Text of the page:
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Old October 25, 2005, 04:17 AM   #1
seth
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Join Date: May 8, 2005
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Newbie to Hunting....need information!

Hi. I have never hunted in my life, but I want to, but I have a few questions (and issues).

1) I live in Hawaii (Oahu). There's pretty much nothing to kill here but mongoose and wild boars. Gotta be crazy to eat either too because of the lepto spirosis and parasites they have.
2) Ethics. While some or many may disagree with me, I would feel uncomfortable killing an unarmed, innocent animal just for "Fun" (unless it was armed with a gun too and had human intelligence). I get a kick out of hunting people down in airsoft and paintball though
I would feel comfortable about killing an animal for food, though (or if they are dangerous to others) I would either learn how to properly prepare the meat, or give the meat away to families I know locally who know how to make use of the animal.
3) Questions about firearms. I've seen muzzle loading "muskets" used as well as slingshot pistols that shoot ball bearing. Where and when do you use such exotic weapons? I thought black powder muzzle loaders were a thing of the past until I read about them being used in hunting. What advantages do these weapons have over the revolvers and semiauto I was planning on buying when it comes to "the hunt?"

Thanks!
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Old October 25, 2005, 10:11 AM   #2
Art Eatman
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Black powder hunting got started in order to take advantage of the special seasons that were instituted when the deer population began growing beyond what rifle hunters could kill. There's no advantage; it's a handicap by comparison. Like anything that's challenging and fun and rewarding, it's grown.

Feral hogs are immensely destructive of croplands. They darned near breed like rats, with two to three litters per year, and six to nine piglets per litter. They are excellent eating, particularly the smaller hogs in the 40- to 100-pound range of sizes. While there is a minor concern as to trichynosis, that's easily taken care of by thorough cooking. All pork is best cooked to near-well-done.

Hogs have very poor eyesight, so if you work with the wind from in front of you, it's not difficult to ease along and get fairly close. Hogs rely mostly on the ability to hear and smell any danger. Sitting on a hillside and watching open areas where hogs are known to roam can be productive. The best time, generally, is early morning arund daylight, or late evening near sunset. Mid-day, walking/stalking, p;laying "sneaky snake" in wooded areas is good.

While there are many rifle/cartridge combinations which work sell, a bolt action in .308 with a lower-powered scope makes a good package. Practice ammo is relatively inexpensive, and knowing your rifle is indeed a Good Thing.

Art

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Old October 25, 2005, 10:52 AM   #3
DimitriS
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Quote:
I've seen muzzle loading "muskets" used as well as slingshot pistols that shoot ball bearing.
I dont know what type of sling shots thouse are but I would suggest you dont think about using them. It wouldnt be enough to kill a hog. Same reason I wouldnt use a pellet gun for them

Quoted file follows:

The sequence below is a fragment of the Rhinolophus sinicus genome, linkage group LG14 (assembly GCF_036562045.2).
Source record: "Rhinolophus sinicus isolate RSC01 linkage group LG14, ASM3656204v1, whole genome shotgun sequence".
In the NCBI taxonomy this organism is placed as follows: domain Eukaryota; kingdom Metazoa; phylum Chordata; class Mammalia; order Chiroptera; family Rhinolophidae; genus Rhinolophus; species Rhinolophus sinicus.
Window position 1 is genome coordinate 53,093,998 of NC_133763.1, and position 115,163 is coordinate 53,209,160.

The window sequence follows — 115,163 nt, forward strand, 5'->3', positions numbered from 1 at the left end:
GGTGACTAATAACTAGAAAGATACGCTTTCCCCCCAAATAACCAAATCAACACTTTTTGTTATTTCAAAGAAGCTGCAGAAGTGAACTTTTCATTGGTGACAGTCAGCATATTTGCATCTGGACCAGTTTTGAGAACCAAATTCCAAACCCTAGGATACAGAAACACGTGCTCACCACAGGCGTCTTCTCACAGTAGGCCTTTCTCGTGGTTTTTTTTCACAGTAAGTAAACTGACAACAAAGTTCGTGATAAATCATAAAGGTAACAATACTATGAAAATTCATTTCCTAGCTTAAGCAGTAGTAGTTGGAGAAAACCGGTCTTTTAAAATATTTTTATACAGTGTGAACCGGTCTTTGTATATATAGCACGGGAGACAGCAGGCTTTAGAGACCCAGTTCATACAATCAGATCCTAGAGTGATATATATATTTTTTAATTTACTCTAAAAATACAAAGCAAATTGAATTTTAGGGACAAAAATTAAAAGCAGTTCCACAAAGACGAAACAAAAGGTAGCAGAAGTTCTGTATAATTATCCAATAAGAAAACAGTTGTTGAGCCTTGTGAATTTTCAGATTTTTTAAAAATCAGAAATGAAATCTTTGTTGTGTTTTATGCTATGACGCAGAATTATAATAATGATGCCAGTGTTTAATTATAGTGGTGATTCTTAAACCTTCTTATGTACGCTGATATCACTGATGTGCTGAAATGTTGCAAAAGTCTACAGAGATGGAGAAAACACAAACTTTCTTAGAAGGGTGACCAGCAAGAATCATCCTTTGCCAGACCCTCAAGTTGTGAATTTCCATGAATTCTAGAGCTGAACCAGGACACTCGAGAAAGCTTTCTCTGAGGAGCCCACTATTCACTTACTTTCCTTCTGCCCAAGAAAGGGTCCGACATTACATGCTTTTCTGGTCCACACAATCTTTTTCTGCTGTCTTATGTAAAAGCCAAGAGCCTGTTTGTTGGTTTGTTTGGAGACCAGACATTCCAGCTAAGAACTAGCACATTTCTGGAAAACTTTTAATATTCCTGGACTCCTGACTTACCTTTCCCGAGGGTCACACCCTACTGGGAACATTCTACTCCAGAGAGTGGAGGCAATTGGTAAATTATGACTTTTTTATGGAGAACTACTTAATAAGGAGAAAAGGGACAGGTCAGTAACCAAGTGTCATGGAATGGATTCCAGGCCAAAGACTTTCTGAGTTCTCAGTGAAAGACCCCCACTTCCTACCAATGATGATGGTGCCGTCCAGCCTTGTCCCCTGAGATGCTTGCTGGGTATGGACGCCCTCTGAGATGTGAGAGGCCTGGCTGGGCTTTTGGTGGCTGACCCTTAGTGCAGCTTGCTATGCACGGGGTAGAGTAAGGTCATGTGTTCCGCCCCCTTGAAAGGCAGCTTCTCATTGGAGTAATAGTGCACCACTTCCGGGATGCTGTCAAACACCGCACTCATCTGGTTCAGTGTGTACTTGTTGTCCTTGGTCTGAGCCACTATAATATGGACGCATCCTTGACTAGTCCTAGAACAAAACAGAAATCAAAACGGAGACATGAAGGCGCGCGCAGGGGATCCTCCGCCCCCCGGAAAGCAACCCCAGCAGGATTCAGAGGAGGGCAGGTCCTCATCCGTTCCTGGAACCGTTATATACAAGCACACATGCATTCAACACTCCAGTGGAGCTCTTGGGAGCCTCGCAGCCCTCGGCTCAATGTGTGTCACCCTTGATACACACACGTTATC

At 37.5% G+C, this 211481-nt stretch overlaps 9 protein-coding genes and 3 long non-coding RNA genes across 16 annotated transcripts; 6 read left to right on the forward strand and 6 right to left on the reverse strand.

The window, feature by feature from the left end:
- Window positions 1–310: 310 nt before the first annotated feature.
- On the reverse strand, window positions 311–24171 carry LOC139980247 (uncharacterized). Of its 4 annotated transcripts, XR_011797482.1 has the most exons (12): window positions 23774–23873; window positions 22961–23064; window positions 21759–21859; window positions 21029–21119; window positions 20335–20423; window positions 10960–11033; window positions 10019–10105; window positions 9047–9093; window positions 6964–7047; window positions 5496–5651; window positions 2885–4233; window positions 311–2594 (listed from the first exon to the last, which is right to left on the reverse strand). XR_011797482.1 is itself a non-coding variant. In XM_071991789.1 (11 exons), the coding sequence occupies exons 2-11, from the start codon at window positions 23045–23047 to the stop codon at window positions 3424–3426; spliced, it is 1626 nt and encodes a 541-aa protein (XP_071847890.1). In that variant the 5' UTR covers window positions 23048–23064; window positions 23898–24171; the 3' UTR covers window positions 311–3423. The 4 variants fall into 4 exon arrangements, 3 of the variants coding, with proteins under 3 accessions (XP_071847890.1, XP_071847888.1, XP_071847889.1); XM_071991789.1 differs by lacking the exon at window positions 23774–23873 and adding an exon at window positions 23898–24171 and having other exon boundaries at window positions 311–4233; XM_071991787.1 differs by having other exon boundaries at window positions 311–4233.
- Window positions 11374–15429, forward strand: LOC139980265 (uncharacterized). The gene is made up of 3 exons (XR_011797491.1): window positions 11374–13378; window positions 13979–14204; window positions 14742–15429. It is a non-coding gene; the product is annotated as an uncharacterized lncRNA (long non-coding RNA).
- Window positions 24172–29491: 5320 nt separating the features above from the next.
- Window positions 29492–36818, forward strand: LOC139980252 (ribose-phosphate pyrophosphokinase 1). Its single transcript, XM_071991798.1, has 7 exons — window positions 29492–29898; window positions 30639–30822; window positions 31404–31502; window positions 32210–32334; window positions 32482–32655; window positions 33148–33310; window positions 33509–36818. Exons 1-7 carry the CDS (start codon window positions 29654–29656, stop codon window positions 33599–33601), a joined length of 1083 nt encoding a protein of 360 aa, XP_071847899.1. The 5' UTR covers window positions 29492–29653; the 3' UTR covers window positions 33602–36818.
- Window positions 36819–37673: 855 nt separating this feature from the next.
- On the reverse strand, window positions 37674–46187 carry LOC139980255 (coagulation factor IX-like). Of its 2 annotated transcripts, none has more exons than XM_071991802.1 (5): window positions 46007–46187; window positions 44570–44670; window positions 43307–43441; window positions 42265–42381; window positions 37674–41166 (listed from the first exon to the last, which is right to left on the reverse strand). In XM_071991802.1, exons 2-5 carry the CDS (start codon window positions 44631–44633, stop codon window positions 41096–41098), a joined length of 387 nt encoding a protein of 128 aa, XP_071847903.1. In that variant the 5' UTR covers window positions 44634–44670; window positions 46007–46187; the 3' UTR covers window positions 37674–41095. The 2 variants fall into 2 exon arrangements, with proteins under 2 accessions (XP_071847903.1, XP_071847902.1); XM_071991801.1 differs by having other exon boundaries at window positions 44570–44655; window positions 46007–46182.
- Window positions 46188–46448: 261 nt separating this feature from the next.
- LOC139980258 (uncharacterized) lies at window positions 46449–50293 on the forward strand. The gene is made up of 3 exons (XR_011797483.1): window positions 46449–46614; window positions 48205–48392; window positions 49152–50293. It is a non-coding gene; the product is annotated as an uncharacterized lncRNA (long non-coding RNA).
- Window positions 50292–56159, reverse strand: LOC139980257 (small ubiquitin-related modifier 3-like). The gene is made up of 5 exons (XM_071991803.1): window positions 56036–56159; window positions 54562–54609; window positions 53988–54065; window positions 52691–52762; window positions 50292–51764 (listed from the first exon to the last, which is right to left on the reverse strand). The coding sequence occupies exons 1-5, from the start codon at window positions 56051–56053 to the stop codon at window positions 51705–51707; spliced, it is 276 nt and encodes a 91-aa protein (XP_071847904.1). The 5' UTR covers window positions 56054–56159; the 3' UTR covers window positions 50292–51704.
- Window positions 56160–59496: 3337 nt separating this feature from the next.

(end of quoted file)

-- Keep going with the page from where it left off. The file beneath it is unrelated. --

Use enough gun and what Art said was good advice for you to fallow

Dimitri
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Old October 25, 2005, 06:08 PM   #4
Capt Charlie
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Just a thought here, and I am not trying to talk you out of hunting. That choice should be yours and yours alone. If you want to experience the challenge of hunting, but aren't comfortable with the kill, consider wildlife photography. All of the same elements are there except for the kill, and the skills needed equal, if not exceed, those needed for hunting. The very best photographers don't use long lenses, and their stalking skills are every bit as good as those that expert bow hunters have, which are usually light years above those of long gun hunters.
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Old October 26, 2005, 04:51 AM   #5
seth
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Thank you for the replies, and all four of yours, Charlie

All good advice across the board. I'm too young to own a cartridge firearm though (law is 21+ in Hawaii, yet I was still allowed to shoot my 9mms at my NRA pistol class....). I am looking to pick up a Dragoon pistol in .44 soon.

Wildlife photography sounds interesting, but again, the main "wildlife" we have on Oahu here aren't deer or bears; we don't even have wild squirrels, rabbits, groundhogs, etc. We have wild boars with tusks, and it's unwise to approach one unarmed because there have been multiple incidents where kids were playing around in the forest and got impaled/mauled. I guess I'd have my camera in one hand, .44 in the other if I were to get into wildlife photography in hawaii.
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Old October 26, 2005, 09:21 AM   #6
MEDDAC19
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seth

I understand that you only have feral goats and feral pigs to hunt on Oahu, but there are sheep, blacktailed deer, and axis deer on the other nearby islands. Maybe until you get more money saved, for a trip to one of the other islands, for deer etc, you could invest in a nice shotgun.

Isn't it true that there are 7 different species of game birds on Oahu? Go after some of the pheasant, dove(2 types), francolin(3 different partridges), and quail that you have on Oahu. I think that there are turkey in the islands too, not sure which one(s).

All of the game birds are challenging to hunt and as a benefit are great to eat.
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